Last year was nearly a big year for me - for the first time in the near decade since I graduated I almost moved on to start a new position at a new company. While the jury's still out on how horribly misguided the decision to stay was, the whole experience forced me to finally sit down and think about what it is I really want to do when I grow up.
My story is probably not all that different from the many who've written code before me and the many more who'll write it after. It all began simply enough just developing the features handed to me working my way up to designing ever bigger and bigger components until one day you're the guy laying out the path for the whole application. All the while gradually moving up the ladder from developer to dev lead to architect and so on - when one day you look up and realize you haven't written a line of code in months. You start to wonder what happened, and a part of you wonders if you've still got it in you. In the decade that passed it turns out you hadn't really thought much about where you were going and rather just allowed your career to happen to you.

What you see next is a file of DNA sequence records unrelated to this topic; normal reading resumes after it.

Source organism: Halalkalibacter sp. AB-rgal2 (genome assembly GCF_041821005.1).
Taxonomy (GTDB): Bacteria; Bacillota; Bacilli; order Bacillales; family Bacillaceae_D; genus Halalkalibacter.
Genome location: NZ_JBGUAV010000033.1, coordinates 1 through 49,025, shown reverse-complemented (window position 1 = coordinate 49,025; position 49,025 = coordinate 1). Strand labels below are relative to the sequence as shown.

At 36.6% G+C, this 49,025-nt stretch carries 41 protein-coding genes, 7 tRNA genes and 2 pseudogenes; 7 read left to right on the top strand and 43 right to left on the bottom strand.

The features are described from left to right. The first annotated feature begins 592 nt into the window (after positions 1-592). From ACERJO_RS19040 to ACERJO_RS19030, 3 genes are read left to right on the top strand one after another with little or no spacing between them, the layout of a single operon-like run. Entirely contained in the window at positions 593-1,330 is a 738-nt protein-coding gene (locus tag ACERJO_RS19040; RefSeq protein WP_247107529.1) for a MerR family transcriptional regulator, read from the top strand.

With that surely earth-shattering epiphany on the table, what exactly is in store for me ....
At this point all I really know is that while I continue to figure it out I'll work to optimize for what excites me in my current role, and until such a time that I can claim to be a Professional Learner/Technical Prototyper I'll be:
- writing more code by:
- finding opportunities to skip meetings and implement features at work (even though I'm more than a little over the Java Spring enterprise-y scene)
- setting aside time off the clock to code on technologies that actively excite me
- continuing to jump into the exploding ecosystem of conversational interfaces with Google Actions and Alexa Skill Kit
- completing a series of prototypes that accomplish some task of merit to be debated at a later time
- AND sharing more of the experience (because as it turns out I don't hate that either)